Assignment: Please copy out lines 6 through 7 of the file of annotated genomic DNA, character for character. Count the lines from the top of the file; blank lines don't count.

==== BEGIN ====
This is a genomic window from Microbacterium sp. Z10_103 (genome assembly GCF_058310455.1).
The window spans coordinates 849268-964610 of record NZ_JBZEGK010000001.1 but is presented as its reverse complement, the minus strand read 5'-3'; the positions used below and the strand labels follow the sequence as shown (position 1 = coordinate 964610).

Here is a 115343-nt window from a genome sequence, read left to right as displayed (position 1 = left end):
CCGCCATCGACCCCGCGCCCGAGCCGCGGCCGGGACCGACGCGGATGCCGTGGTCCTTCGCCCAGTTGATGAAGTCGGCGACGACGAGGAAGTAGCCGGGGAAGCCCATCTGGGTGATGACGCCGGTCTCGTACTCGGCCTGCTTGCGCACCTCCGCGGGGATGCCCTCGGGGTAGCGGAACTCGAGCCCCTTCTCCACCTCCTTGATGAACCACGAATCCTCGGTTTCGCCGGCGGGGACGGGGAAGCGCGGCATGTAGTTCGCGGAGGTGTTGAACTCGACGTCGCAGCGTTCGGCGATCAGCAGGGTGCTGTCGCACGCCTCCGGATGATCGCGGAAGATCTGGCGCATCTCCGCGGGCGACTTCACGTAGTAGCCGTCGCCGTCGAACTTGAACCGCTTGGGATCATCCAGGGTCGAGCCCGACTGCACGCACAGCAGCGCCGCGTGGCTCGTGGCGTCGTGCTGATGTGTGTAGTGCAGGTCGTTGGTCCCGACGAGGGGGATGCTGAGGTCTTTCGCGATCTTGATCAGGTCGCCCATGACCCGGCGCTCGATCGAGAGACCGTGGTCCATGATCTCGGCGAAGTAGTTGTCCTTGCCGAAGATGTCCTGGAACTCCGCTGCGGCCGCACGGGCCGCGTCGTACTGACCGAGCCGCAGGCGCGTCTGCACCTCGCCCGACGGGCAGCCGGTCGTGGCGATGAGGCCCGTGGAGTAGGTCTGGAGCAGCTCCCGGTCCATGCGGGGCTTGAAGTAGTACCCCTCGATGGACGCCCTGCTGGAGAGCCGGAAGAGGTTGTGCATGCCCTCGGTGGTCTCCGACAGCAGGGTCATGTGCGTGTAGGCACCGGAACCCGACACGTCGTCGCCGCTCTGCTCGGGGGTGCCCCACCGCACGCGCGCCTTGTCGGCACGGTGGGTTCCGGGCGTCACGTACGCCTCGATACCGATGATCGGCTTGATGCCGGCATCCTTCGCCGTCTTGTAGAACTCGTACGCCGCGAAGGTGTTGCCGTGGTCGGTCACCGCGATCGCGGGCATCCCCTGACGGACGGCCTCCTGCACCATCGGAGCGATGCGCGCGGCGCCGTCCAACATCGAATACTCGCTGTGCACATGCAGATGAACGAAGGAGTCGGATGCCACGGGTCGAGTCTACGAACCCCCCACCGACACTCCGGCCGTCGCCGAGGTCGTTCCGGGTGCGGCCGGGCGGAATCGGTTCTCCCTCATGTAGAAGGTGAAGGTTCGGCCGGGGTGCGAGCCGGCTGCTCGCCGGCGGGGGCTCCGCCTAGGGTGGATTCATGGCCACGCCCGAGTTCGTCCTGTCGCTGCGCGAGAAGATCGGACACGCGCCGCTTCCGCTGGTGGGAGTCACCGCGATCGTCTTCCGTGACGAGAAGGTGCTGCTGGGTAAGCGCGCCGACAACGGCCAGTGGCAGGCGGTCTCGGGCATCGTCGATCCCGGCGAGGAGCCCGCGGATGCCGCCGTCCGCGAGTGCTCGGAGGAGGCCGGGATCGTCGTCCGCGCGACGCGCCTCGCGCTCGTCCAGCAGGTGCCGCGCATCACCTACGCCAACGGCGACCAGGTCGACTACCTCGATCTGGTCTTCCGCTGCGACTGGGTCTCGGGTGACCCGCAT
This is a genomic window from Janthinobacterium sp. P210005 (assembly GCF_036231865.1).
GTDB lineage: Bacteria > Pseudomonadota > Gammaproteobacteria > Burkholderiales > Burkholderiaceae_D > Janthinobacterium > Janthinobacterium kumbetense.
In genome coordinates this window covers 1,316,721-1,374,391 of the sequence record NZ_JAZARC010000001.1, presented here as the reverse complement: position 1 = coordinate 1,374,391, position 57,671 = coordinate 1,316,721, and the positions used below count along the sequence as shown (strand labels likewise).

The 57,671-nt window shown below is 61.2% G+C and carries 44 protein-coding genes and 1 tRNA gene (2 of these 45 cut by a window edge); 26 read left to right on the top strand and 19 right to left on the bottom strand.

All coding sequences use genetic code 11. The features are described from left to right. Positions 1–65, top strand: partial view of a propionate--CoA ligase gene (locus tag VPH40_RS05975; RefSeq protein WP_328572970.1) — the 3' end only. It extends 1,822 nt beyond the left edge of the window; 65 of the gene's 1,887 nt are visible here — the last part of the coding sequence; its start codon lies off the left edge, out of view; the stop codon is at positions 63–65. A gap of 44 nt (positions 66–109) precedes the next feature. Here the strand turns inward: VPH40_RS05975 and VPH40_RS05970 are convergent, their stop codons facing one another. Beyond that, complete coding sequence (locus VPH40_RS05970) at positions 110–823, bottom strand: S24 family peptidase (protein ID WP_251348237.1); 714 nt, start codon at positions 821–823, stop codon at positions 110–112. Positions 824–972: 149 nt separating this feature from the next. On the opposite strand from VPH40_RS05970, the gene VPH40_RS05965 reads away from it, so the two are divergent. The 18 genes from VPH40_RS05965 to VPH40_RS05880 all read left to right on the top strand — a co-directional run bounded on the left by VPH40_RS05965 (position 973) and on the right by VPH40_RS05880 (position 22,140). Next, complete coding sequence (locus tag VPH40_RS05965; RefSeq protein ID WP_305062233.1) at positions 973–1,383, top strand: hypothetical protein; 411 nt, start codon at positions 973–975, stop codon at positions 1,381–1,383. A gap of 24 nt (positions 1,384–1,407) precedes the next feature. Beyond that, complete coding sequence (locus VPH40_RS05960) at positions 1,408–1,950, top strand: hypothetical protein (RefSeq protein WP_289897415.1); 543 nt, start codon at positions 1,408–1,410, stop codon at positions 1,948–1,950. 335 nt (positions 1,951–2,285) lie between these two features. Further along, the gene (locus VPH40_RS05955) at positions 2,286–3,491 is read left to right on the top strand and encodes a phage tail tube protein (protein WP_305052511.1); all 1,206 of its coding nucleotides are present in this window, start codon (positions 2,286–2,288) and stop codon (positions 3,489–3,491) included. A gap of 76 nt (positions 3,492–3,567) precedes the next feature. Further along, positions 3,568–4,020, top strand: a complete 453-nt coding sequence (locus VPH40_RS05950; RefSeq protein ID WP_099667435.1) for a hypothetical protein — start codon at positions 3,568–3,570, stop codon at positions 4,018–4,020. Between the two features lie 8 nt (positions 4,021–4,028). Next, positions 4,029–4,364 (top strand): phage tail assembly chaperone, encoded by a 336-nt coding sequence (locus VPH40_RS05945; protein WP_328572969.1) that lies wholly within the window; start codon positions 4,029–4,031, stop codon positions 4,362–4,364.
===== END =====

GTDB lineage: Bacteria > Pseudomonadota > Gammaproteobacteria > Burkholderiales > Burkholderiaceae_D > Janthinobacterium > Janthinobacterium kumbetense.
In genome coordinates this window covers 1,316,721-1,374,391 of the sequence record NZ_JAZARC010000001.1, presented here as the reverse complement: position 1 = coordinate 1,374,391, position 57,671 = coordinate 1,316,721, and the positions used below count along the sequence as shown (strand labels likewise).